N.A. Jafarey ( Ziauddin Medical University, Karachi. )
Exponential or explosive growth of new information
in the biomedical field in the last fifty years has led to a number of paradigm shifts in the practice of medicine.
Having lived through these changes, the full impacts of these paradigm shifts have not been fully comprehended.
One obvious effect of expansion of information in the Biomedical field, estimated to be doubling evety two years. is that no one person can know everything. The two major implications of this are 1) emergence of more and more specialties and 2) pressure on medical educators to select what is relevant to the students taking their courses. This latter is perhaps the most difficult task facing the traditional teacher of any given specialty, be it Anatomy, Pathology, Surgery or Neurology. For the subjects specialists the whole subject is important and they find it difficult fitting in their subject in the overall curriculum. Each specialist feels that he/she needs more not less time in the undergraduate programme.
What is of greater concern is that so much of what was taught as facts is not true anymore. It has been estimated that fifty percent of the information of today will be replaced by new information in five years. Which fifty-percent will be replaced is not predictable. So gone are the notes. slides and other teaching material, so painstakingly prepared a few years back. The pressure to keep up to date is very heavy and at times ominous for the teachers, particularly the more senior ones.
From the student’s point of view the lecture notes and textbooks of the college days are not only useless but may be dangerous. This is particularly so for treatment by drugs. Time may have proven that what was taught in the college as the most suitable drug has now been shown to have serious long-term side effects or the favored treatment of yesterday has been superceded by better forms of treatment.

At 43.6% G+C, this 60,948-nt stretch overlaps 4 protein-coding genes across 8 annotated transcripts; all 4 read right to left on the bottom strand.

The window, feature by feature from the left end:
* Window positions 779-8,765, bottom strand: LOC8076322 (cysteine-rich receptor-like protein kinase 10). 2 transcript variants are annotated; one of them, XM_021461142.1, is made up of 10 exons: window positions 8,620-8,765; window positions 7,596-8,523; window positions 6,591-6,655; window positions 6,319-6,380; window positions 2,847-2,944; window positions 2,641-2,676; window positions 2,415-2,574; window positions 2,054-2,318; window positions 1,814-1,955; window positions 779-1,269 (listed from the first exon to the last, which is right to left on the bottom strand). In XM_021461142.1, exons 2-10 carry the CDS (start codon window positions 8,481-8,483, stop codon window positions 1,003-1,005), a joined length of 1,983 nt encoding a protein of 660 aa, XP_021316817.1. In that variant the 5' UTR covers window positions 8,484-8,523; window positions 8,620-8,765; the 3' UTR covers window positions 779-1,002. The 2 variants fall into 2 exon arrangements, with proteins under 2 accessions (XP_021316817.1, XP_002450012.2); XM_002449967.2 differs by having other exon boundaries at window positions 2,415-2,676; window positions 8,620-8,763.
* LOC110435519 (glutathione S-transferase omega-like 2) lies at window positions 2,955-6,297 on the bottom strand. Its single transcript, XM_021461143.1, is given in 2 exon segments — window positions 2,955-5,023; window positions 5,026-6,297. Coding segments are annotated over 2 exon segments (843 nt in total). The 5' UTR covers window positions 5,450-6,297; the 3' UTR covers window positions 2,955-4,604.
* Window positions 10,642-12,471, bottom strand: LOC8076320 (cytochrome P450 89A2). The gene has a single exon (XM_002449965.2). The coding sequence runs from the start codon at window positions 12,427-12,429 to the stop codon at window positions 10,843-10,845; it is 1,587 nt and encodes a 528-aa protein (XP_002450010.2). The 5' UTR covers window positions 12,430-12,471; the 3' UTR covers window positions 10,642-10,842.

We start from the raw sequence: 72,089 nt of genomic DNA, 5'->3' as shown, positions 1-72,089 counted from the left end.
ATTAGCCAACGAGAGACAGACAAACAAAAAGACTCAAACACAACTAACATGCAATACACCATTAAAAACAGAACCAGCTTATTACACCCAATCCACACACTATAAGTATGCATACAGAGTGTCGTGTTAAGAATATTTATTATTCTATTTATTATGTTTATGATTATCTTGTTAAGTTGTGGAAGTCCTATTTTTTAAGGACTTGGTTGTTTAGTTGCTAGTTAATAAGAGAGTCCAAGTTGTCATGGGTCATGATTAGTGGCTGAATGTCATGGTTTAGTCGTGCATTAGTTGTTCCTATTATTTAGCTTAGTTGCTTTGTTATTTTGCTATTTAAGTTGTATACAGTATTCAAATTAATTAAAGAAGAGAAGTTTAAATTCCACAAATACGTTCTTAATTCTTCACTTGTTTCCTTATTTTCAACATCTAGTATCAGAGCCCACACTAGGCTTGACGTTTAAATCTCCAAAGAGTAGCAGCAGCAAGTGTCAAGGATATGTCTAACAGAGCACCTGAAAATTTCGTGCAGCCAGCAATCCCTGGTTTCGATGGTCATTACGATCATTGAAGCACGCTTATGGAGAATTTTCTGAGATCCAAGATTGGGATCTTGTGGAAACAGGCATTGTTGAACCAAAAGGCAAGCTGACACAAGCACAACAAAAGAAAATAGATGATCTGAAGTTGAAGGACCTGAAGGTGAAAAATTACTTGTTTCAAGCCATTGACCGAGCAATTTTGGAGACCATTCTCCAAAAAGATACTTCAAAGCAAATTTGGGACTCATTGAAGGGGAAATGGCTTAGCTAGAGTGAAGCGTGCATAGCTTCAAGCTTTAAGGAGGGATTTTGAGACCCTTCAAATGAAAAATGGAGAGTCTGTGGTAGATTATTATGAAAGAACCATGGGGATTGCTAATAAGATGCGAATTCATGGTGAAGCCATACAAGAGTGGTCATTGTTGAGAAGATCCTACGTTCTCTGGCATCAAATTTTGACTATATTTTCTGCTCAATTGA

Both the teachers and students are faced with the problem of acquiring life long learning habits in order to keep abreast of current developments. Both teachers and students have also to learn how to critically evaluate the new information and decide on what is to be adopted and what needs further evidence.
The following analogy will make the above points clearer. When telephone was introduced in Karachi somewhere in the early 1900’s, I guess the number of telephones could not have been more than 50. Anyone wanting to mernorise all the numbers could do so. With expansion as the numbers went into thousands the subscribers made a list of the numbers they used most often and this list remained usable for a number of years. In recent years the expansion of the telephone system has been rapid. But, it is not expansion alone. The old numbers are being changed all too often. From five digits they became six and then seven. The mobile numbers are even longer. Instead of depending upon memorisation. or preparing selected lists which become outdated, it is better to devise a system of obtain ing the number when you need it. This strategy could be calling up 17 or friends and relatives who may have the new number. The current emphasis of education is therefore on training students how to obtain the latest information and from where. Information which they need for their day to day work.
From the educational point of view these two developments, the accelerated pace of new information and “obsolescence” of existing facts, has diminished the importance of lectures and didactic teacher centered methods to be replaced by more student centered facilitative methods which produce lifelong learners. This is a major paradigm shift.
Since learning is now a life long process, the distinction between undergraduate, postgraduate and continuing education has become more of an administrative rather than educational consideration. Another paradigm shift.
The emergence of specialties and sub-specialties by virtue of which we are forced to narrow down what we can learn and what we can do. Thus the increasing importance of working as a team. It is not possible to practice medicine just by yourself. The team with which we need to work is not only other specialists but also paramedical personnel, social scientists and others. It is my feeling that in the present status conscious cultural milieu our senior colleagues will find this to be the hardest change of all.